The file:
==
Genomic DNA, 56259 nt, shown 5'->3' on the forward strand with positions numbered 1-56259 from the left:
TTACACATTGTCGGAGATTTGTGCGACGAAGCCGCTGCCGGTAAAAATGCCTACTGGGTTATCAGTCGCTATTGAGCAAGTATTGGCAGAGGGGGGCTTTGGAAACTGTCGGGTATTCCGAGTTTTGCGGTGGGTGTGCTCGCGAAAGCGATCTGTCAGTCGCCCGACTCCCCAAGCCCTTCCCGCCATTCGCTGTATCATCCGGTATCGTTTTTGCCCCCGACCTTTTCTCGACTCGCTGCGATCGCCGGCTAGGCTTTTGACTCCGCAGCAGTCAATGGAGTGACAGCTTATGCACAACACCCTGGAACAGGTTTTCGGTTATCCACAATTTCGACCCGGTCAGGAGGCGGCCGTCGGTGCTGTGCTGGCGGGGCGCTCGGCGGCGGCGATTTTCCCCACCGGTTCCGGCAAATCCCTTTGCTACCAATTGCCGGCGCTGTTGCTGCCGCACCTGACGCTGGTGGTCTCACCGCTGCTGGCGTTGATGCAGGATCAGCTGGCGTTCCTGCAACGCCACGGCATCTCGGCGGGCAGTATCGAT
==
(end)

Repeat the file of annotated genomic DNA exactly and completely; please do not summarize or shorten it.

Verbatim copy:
Genomic DNA, 56259 nt, shown 5'->3' on the forward strand with positions numbered 1-56259 from the left:
TTACACATTGTCGGAGATTTGTGCGACGAAGCCGCTGCCGGTAAAAATGCCTACTGGGTTATCAGTCGCTATTGAGCAAGTATTGGCAGAGGGGGGCTTTGGAAACTGTCGGGTATTCCGAGTTTTGCGGTGGGTGTGCTCGCGAAAGCGATCTGTCAGTCGCCCGACTCCCCAAGCCCTTCCCGCCATTCGCTGTATCATCCGGTATCGTTTTTGCCCCCGACCTTTTCTCGACTCGCTGCGATCGCCGGCTAGGCTTTTGACTCCGCAGCAGTCAATGGAGTGACAGCTTATGCACAACACCCTGGAACAGGTTTTCGGTTATCCACAATTTCGACCCGGTCAGGAGGCGGCCGTCGGTGCTGTGCTGGCGGGGCGCTCGGCGGCGGCGATTTTCCCCACCGGTTCCGGCAAATCCCTTTGCTACCAATTGCCGGCGCTGTTGCTGCCGCACCTGACGCTGGTGGTCTCACCGCTGCTGGCGTTGATGCAGGATCAGCTGGCGTTCCTGCAACGCCACGGCATCTCGGCGGGCAGTATCGAT